Predicting solar storms and their effects on short- and long-term (co-organized)
|Convener: Christina Plainaki | Co-Convener: Susanne Vennerstrom|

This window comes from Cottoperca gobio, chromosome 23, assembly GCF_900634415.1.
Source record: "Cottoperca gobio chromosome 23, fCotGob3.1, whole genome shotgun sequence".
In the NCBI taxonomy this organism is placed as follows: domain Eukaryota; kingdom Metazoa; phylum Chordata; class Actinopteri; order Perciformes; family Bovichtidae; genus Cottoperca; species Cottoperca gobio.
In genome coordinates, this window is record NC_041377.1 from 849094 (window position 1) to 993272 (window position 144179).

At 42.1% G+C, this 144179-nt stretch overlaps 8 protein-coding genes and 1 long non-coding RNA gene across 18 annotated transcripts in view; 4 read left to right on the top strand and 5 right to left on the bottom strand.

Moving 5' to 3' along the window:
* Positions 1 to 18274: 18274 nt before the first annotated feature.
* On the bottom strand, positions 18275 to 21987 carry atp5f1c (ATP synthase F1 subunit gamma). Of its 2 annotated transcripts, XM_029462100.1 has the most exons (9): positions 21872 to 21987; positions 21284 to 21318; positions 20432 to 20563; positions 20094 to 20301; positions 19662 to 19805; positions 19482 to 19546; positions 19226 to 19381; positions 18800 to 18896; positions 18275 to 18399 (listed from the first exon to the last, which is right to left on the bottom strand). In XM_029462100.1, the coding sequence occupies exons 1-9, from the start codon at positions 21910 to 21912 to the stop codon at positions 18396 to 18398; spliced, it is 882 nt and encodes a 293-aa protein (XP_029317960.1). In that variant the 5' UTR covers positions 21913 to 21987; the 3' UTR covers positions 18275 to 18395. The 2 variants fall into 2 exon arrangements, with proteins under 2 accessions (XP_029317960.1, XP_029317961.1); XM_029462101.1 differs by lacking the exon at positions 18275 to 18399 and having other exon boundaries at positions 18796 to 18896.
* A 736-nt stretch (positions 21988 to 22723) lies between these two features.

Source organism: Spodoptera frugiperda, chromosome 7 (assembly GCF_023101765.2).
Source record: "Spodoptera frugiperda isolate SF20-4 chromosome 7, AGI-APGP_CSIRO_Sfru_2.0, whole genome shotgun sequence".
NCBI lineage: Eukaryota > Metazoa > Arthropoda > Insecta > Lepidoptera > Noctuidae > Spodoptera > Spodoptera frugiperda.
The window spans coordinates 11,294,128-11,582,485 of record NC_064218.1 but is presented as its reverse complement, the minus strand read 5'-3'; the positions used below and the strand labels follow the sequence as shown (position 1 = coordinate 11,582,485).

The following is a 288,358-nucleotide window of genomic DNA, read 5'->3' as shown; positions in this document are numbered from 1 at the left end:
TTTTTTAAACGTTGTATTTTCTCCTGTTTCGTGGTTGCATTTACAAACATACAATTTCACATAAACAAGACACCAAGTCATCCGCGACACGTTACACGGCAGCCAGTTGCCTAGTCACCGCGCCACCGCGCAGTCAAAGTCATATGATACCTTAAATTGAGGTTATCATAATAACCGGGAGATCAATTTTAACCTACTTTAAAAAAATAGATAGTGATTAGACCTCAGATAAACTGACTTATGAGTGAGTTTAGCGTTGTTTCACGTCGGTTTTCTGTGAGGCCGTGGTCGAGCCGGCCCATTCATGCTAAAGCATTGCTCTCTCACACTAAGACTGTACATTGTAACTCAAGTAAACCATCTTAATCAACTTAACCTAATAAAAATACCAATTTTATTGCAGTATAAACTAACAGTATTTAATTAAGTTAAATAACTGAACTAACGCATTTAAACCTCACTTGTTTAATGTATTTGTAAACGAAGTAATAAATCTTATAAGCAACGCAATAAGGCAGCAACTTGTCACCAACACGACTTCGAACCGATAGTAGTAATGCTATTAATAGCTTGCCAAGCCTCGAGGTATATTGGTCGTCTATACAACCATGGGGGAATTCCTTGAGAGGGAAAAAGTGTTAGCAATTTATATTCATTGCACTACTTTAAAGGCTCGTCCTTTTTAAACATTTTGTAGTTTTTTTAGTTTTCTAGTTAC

Solar storms consist of interlinked space weather phenomena such as coronal mass ejections (CMEs), solar flares and solar energetic particle (SEP) events. Earth-bound interplanetary CMEs can trigger geomagnetic storms associated with intensification and expansion of the auroral oval to lower latitudes and with geomagnetically induced currents. SEP radiation storms are associated with solar flares and/or the shock waves driven by CMEs. The most energetic class of SEP events, requiring acceleration processes that produce particles with energies of at least ~500 MeV upon entry in the Earth's atmosphere, results occasionally in ground level enhancement events, registered by particle detectors, such as ionization chambers, muon, and neutron monitors. Geomagnetic and SEP radiation storms result both in severe changes of the space weather conditions with major consequences on technology and human health. This session covers the effects of solar storms on all time-scales ranging from hours to millenia. Specifically, it will consider what short-term effects can teach us in regard to long-term effects and vice versa. Papers on methods and applications for predicting solar storms and their heliospheric propagation and effects on the Earth environment, based on real-time satellite and/or ground-based data, and developed for an operational setting are highly welcome. Cross-disciplinary abstracts that link the various space weather phenomena under the umbrella of going from science to operations are encouraged.